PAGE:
Churches Should Affirm Not Welcome

I recently shared an article on my facebook timeline titled, “ The Difference Between a Welcoming Church and an Affirming One Is Huge.” Click here to read it. A friend commented and brought up a good point: the author didn’t really talk about the difference between the two types of churches but just rather their experience in just a “welcoming” church. Here’s where I come in! 

Over all, my experience in church has been good. Nothing overtly negative has been expressed to me, so I’ve been a lucky one. There were times when I would walk into a church and feel the immense pressure to fit in and not upset the norm. Maybe there were hushed whispers about me and the outfit I chose to wear that day or my tattoo on my wrist. But, there have also been a number of other times where I walk into a church and I’m just accepted for who I am as an individual. Like I said nothing bad has really happened to me in a church. 

One of my close friends, James, grew up going to a Catholic church in his hometown. He still considers himself a Catholic. Basically, the Catholic church says LGBTQIA+ individuals are welcome here, but they can’t act on the feelings as that is seen as a sin. James shared with me about his youth director with me, he said “my youth director basically told others behind my back that I was going to hell for dating a boy.” It was “disheartening.” He went to youth group every week and was very involved. Yet, there is a bad taste in his mouth from the Church. 

I’d label the Catholic church as welcoming, which means in this case to greet hospitably and with courtesy or cordiality. They fall under the category that I like to call “We love you but…” We love you, but you cannot love who you love. We love you, but in order to go to Heaven you must change. We love you, but you can’t act on your feelings. That’s not good. Some churches will welcome LGBTQIA+ people into the pews, but they will not allow such persons any leadership abilities and dull the call they may have from God to be active in a church.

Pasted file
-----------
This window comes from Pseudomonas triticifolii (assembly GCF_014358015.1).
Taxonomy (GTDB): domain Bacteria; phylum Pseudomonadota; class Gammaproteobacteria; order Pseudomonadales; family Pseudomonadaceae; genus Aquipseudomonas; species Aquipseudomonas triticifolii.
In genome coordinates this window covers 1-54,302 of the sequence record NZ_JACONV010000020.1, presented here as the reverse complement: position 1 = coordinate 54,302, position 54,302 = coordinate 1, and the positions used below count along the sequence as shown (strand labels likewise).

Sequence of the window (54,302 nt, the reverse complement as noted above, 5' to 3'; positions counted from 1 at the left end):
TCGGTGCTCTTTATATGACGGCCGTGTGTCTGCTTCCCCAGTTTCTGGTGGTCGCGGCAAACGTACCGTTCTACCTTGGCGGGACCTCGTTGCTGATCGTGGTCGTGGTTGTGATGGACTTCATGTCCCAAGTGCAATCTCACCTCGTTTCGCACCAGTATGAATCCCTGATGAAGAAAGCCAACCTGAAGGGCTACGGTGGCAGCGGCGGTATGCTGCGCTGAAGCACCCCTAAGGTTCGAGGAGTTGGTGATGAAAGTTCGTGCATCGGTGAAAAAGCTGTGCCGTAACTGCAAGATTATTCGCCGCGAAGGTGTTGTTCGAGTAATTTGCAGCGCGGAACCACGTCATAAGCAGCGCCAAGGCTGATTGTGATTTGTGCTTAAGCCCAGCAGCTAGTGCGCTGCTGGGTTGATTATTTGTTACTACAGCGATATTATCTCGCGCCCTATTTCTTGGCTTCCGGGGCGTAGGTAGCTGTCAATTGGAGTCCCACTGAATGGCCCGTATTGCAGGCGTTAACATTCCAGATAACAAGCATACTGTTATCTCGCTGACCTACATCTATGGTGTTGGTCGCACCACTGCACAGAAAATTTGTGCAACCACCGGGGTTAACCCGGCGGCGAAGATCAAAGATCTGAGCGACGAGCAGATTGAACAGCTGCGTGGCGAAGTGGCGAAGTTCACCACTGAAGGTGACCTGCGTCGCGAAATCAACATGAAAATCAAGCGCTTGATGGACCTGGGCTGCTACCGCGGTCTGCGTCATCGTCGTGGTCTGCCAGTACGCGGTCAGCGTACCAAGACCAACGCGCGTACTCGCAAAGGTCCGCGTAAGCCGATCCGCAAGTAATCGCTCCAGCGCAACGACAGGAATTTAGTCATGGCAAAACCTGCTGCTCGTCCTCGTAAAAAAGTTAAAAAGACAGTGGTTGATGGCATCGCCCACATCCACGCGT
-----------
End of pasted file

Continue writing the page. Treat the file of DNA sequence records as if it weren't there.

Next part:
Conversely, there are churches that are both welcoming and affirming. (Affirming in this case means to validate) Rev. Christy Jo, Associate Pastor at Eastwood Christian Church (Disciples of Christ), shared how her congregation and denomination were affirming for all individuals. She believed that churches must affirm “ALL of who you are, who you love, and how you show up in the world.” The DOC church could be an example for other denominations and churches for how to live out a gospel full of love and acceptance. 

The difference between these two churches seem rather obvious. However, it’s funny to look at the percentage of these churches who say homosexuality should be accepted in society. According to a

Pew Research stud

y conducted in 2015,  the Catholic church is a whopping 70%, while mainline protestant churches come in at 66%. Why don’t both of these churches agree on who should be accepted and affirmed as Christians and humans? I don’t really have an answer to that. 

In 2014, there was a survey done by

Gallup, Inc.

that showed that only 17% of LGB identifying adults were highly religious meaning they went to church one a week or pretty often. 27% were moderately religious, and 56% were not religious at all. This is not okay!

The Oasis Center

, a Nashville youth outreach center that works with LGBT teens, claims that “the Church and local churches are one of the biggest sources of direct discrimination against LGB people and the biggest contributor of negative views to debates about same-sex relationships in society and the media.” 

When 52% of LGBT youth report self-harming activities and 44% report suicidal thoughts (Oasis Center), shouldn’t the Church help? When will the Church hear the cries? When will the Church begin affirming everyone and do so with open hearts, open minds, and open doors? There’s a stark difference between a welcoming and an affirming church, when will the Church move away from being just welcoming and towards an affirming and loving stance? 

Hopefully, soon, because there are lives to be saved.

%d bloggers like this: